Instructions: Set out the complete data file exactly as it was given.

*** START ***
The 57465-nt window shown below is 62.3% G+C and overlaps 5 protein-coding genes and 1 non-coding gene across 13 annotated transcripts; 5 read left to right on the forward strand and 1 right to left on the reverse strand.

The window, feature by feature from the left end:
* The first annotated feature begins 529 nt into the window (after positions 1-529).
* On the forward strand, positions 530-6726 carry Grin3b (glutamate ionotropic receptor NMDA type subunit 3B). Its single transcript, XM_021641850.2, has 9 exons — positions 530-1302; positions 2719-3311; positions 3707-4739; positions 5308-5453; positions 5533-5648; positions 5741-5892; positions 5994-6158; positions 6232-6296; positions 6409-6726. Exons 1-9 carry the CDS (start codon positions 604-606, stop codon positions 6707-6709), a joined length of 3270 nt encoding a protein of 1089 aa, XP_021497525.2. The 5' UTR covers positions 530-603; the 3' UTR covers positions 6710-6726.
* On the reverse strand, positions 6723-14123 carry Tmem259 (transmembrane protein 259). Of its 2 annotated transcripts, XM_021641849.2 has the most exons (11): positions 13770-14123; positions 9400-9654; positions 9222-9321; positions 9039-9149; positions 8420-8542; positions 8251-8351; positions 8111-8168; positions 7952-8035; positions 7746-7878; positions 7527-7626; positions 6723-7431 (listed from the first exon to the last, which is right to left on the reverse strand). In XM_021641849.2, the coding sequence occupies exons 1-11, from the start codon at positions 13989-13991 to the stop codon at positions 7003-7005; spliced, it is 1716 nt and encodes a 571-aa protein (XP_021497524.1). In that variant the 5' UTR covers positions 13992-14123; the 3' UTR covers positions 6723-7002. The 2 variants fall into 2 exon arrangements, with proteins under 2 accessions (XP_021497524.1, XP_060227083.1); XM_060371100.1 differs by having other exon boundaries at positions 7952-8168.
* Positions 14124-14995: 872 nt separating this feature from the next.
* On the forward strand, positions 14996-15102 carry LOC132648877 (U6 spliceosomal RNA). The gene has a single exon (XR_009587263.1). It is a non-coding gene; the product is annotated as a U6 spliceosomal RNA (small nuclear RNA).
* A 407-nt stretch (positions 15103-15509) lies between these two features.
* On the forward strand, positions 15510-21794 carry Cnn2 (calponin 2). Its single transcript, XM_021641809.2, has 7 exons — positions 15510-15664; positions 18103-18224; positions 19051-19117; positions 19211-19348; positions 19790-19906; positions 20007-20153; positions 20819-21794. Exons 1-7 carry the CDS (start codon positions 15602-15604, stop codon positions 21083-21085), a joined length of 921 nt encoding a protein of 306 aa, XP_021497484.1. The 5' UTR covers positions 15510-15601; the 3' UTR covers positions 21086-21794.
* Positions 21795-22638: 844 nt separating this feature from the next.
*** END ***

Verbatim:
The 57465-nt window shown below is 62.3% G+C and overlaps 5 protein-coding genes and 1 non-coding gene across 13 annotated transcripts; 5 read left to right on the forward strand and 1 right to left on the reverse strand.

The window, feature by feature from the left end:
* The first annotated feature begins 529 nt into the window (after positions 1-529).
* On the forward strand, positions 530-6726 carry Grin3b (glutamate ionotropic receptor NMDA type subunit 3B). Its single transcript, XM_021641850.2, has 9 exons — positions 530-1302; positions 2719-3311; positions 3707-4739; positions 5308-5453; positions 5533-5648; positions 5741-5892; positions 5994-6158; positions 6232-6296; positions 6409-6726. Exons 1-9 carry the CDS (start codon positions 604-606, stop codon positions 6707-6709), a joined length of 3270 nt encoding a protein of 1089 aa, XP_021497525.2. The 5' UTR covers positions 530-603; the 3' UTR covers positions 6710-6726.
* On the reverse strand, positions 6723-14123 carry Tmem259 (transmembrane protein 259). Of its 2 annotated transcripts, XM_021641849.2 has the most exons (11): positions 13770-14123; positions 9400-9654; positions 9222-9321; positions 9039-9149; positions 8420-8542; positions 8251-8351; positions 8111-8168; positions 7952-8035; positions 7746-7878; positions 7527-7626; positions 6723-7431 (listed from the first exon to the last, which is right to left on the reverse strand). In XM_021641849.2, the coding sequence occupies exons 1-11, from the start codon at positions 13989-13991 to the stop codon at positions 7003-7005; spliced, it is 1716 nt and encodes a 571-aa protein (XP_021497524.1). In that variant the 5' UTR covers positions 13992-14123; the 3' UTR covers positions 6723-7002. The 2 variants fall into 2 exon arrangements, with proteins under 2 accessions (XP_021497524.1, XP_060227083.1); XM_060371100.1 differs by having other exon boundaries at positions 7952-8168.
* Positions 14124-14995: 872 nt separating this feature from the next.
* On the forward strand, positions 14996-15102 carry LOC132648877 (U6 spliceosomal RNA). The gene has a single exon (XR_009587263.1). It is a non-coding gene; the product is annotated as a U6 spliceosomal RNA (small nuclear RNA).
* A 407-nt stretch (positions 15103-15509) lies between these two features.
* On the forward strand, positions 15510-21794 carry Cnn2 (calponin 2). Its single transcript, XM_021641809.2, has 7 exons — positions 15510-15664; positions 18103-18224; positions 19051-19117; positions 19211-19348; positions 19790-19906; positions 20007-20153; positions 20819-21794. Exons 1-7 carry the CDS (start codon positions 15602-15604, stop codon positions 21083-21085), a joined length of 921 nt encoding a protein of 306 aa, XP_021497484.1. The 5' UTR covers positions 15510-15601; the 3' UTR covers positions 21086-21794.
* Positions 21795-22638: 844 nt separating this feature from the next.